(Natural News) If you have an allergy (or several allergies), chances are you might also have asthma.
While the link between the two conditions isn’t obvious, several studies have determined that at least two-thirds or more patients with asthma also have an allergy.
Asthma and allergies
Dr. Bradley Chipps, president of the American College of Allergy, Asthma and Immunology(ACAAI), said that the public isn’t aware that the things that trigger seasonal hay fever symptoms, such as dust mites, mold, pet dander, and pollen, may sometimes trigger the symptoms of asthma.
He added that patients with allergies who cough or wheeze must consult an allergist to determine if they also have asthma. Allergists are specialists who can help patients come up with a treatment plan to help them deal with both their allergies and asthma.
A patient with allergic asthma, the most common type of asthma, has allergies that also trigger their asthma symptoms. Researchers are already aware that the percentage of children with both allergies and asthma can go as high as 80 percent.
However, the latest research also revealed that at least 75 percent of asthmatic adults aged 20 to 40, as well as 65 percent of asthmatic people who are 55 or older may have at least one allergy. (Related: Allergic to peanuts? Probiotics found to be effective at ending the threat – naturally.)
Dr. Chipps, who is also an allergist, concluded that to effectively treat and prevent allergic asthma, patients must try to identify and avoid allergens that trigger their symptoms.
How to avoid allergens that trigger asthma
Follow these tips from the ACAAI to avoid the allergens that can trigger your asthma:
- Avoid allergens – If pollen is a seasonal trigger for your allergies, always keep the windows closed during pollen season, especially during the day. Find out which pollens you are sensitive to and verify pollen counts. Don’t go outside when pollen counts are at their highest. In spring and summer, which is tree and grass pollen season, levels are highest in the evening. In late summer and early fall, or ragweed pollen season, levels are highest in the morning. After playing or working outdoors, shower, wash your hair thoroughly and change your clothes. Leave dirty shoes outside your house since soles can attract pollen which can be left on carpeting and other surfaces.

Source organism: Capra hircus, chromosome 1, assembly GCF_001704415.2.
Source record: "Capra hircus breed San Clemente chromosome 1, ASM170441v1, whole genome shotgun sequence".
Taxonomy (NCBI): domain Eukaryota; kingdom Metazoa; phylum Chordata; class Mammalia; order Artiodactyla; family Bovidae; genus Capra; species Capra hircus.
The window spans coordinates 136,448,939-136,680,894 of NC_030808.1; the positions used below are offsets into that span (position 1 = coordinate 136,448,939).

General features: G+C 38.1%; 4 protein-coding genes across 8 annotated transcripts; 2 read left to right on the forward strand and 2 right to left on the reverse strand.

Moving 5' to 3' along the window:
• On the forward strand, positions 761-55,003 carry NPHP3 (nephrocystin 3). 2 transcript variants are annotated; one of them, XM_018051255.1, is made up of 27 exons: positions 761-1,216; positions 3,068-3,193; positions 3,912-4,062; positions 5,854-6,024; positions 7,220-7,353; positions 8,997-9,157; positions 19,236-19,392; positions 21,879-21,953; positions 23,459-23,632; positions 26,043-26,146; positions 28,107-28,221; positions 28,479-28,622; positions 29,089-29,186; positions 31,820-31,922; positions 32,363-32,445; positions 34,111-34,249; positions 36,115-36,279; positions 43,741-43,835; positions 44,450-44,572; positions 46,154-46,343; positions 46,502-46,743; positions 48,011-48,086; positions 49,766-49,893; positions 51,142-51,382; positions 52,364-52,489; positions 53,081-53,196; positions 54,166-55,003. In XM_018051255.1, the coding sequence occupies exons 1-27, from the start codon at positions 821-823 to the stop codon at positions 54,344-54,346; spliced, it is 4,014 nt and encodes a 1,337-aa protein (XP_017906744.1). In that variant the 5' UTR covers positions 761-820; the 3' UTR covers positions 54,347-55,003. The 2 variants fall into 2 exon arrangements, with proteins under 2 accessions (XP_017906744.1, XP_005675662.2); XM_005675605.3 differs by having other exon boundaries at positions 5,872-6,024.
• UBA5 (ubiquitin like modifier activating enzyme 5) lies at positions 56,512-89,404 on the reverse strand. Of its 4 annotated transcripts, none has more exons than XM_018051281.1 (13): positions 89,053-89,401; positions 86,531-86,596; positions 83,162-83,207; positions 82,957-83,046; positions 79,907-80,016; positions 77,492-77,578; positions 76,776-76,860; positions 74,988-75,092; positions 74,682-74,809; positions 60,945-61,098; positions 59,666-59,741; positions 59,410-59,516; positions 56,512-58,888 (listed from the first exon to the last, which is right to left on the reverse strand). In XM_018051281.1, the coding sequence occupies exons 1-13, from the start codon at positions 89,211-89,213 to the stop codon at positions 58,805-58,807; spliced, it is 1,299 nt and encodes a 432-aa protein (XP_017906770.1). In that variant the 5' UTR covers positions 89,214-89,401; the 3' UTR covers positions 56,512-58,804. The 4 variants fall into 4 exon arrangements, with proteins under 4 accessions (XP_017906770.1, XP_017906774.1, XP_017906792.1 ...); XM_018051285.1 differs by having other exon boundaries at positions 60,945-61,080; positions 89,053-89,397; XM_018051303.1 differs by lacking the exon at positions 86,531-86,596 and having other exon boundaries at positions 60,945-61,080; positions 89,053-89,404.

- Avoid cigarette smoke – Secondhand smoke is bad for everyone, especially for patients with allergic asthma. Try to avoid areas that permit smoking, such as bars.
- Control mold – Tiled areas, like bathrooms and basements, can be prone to mold. To reduce mold, control the moisture in these areas. Install bathroom fans and clean up standing water immediately. Remove visible mold with some baking soda or vinegar and water, and then dry completely.
- Eliminate pet dander – Get rid of pet allergens by vacuuming regularly and washing upholstery and pet bed/s. Keep pets out of the bedroom so you can sleep without any symptoms.
- Get rid of dust mites – Keep home humidity below 50 percent and clean the gutters regularly to eliminate dust mites and mold. Refrain from using humidifiers or vaporizers. Get dust-proof and zippered covers for mattresses and pillows and wash all beddings and sheets once a week. Instead of carpets, opt for hardwood or tiled floors, which won’t attract dust mites.
You can read more articles about natural cures and remedies for allergic asthma at Healing.news.